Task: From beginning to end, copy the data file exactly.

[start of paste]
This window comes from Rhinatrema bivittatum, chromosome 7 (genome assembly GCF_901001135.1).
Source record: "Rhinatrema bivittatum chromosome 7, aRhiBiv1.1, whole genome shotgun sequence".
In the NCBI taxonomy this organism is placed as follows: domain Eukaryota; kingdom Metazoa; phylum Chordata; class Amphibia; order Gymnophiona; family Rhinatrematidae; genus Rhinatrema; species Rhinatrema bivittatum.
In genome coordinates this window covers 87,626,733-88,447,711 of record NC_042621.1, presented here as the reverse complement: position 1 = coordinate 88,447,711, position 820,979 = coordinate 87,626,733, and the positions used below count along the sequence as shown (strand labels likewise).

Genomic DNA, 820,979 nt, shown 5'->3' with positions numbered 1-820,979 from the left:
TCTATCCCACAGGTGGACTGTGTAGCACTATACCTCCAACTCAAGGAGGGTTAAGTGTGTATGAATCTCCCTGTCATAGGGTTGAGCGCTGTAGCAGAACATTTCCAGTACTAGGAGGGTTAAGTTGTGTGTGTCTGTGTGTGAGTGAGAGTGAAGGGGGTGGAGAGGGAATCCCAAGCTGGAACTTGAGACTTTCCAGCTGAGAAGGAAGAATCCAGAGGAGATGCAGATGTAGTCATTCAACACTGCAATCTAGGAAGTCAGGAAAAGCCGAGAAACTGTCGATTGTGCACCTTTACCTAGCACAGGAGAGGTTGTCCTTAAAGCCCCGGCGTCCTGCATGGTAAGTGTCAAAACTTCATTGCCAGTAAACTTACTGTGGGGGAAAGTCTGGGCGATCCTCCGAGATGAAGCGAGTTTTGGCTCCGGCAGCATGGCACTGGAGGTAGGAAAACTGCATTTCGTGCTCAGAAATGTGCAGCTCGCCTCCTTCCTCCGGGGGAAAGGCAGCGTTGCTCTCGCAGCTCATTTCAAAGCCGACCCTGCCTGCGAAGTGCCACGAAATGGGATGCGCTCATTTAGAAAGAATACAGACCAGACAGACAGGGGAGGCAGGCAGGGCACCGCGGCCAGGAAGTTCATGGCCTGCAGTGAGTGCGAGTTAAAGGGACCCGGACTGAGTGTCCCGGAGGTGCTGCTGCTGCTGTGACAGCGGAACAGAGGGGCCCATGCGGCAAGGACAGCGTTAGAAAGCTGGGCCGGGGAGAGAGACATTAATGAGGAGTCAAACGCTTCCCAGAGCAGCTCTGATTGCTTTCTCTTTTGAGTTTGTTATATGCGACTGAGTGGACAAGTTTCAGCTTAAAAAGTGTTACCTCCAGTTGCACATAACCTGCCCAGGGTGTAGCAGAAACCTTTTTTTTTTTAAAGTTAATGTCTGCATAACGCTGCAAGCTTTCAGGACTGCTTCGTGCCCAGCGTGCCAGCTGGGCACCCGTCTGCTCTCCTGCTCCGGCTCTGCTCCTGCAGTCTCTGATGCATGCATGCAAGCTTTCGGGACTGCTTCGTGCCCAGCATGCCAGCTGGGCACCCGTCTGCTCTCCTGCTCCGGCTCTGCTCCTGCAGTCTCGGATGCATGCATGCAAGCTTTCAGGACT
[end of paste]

This window comes from Rhinatrema bivittatum, chromosome 7 (genome assembly GCF_901001135.1).
Source record: "Rhinatrema bivittatum chromosome 7, aRhiBiv1.1, whole genome shotgun sequence".
In the NCBI taxonomy this organism is placed as follows: domain Eukaryota; kingdom Metazoa; phylum Chordata; class Amphibia; order Gymnophiona; family Rhinatrematidae; genus Rhinatrema; species Rhinatrema bivittatum.
In genome coordinates this window covers 87,626,733-88,447,711 of record NC_042621.1, presented here as the reverse complement: position 1 = coordinate 88,447,711, position 820,979 = coordinate 87,626,733, and the positions used below count along the sequence as shown (strand labels likewise).

Genomic DNA, 820,979 nt, shown 5'->3' with positions numbered 1-820,979 from the left:
TCTATCCCACAGGTGGACTGTGTAGCACTATACCTCCAACTCAAGGAGGGTTAAGTGTGTATGAATCTCCCTGTCATAGGGTTGAGCGCTGTAGCAGAACATTTCCAGTACTAGGAGGGTTAAGTTGTGTGTGTCTGTGTGTGAGTGAGAGTGAAGGGGGTGGAGAGGGAATCCCAAGCTGGAACTTGAGACTTTCCAGCTGAGAAGGAAGAATCCAGAGGAGATGCAGATGTAGTCATTCAACACTGCAATCTAGGAAGTCAGGAAAAGCCGAGAAACTGTCGATTGTGCACCTTTACCTAGCACAGGAGAGGTTGTCCTTAAAGCCCCGGCGTCCTGCATGGTAAGTGTCAAAACTTCATTGCCAGTAAACTTACTGTGGGGGAAAGTCTGGGCGATCCTCCGAGATGAAGCGAGTTTTGGCTCCGGCAGCATGGCACTGGAGGTAGGAAAACTGCATTTCGTGCTCAGAAATGTGCAGCTCGCCTCCTTCCTCCGGGGGAAAGGCAGCGTTGCTCTCGCAGCTCATTTCAAAGCCGACCCTGCCTGCGAAGTGCCACGAAATGGGATGCGCTCATTTAGAAAGAATACAGACCAGACAGACAGGGGAGGCAGGCAGGGCACCGCGGCCAGGAAGTTCATGGCCTGCAGTGAGTGCGAGTTAAAGGGACCCGGACTGAGTGTCCCGGAGGTGCTGCTGCTGCTGTGACAGCGGAACAGAGGGGCCCATGCGGCAAGGACAGCGTTAGAAAGCTGGGCCGGGGAGAGAGACATTAATGAGGAGTCAAACGCTTCCCAGAGCAGCTCTGATTGCTTTCTCTTTTGAGTTTGTTATATGCGACTGAGTGGACAAGTTTCAGCTTAAAAAGTGTTACCTCCAGTTGCACATAACCTGCCCAGGGTGTAGCAGAAACCTTTTTTTTTTTAAAGTTAATGTCTGCATAACGCTGCAAGCTTTCAGGACTGCTTCGTGCCCAGCGTGCCAGCTGGGCACCCGTCTGCTCTCCTGCTCCGGCTCTGCTCCTGCAGTCTCTGATGCATGCATGCAAGCTTTCGGGACTGCTTCGTGCCCAGCATGCCAGCTGGGCACCCGTCTGCTCTCCTGCTCCGGCTCTGCTCCTGCAGTCTCGGATGCATGCATGCAAGCTTTCAGGACT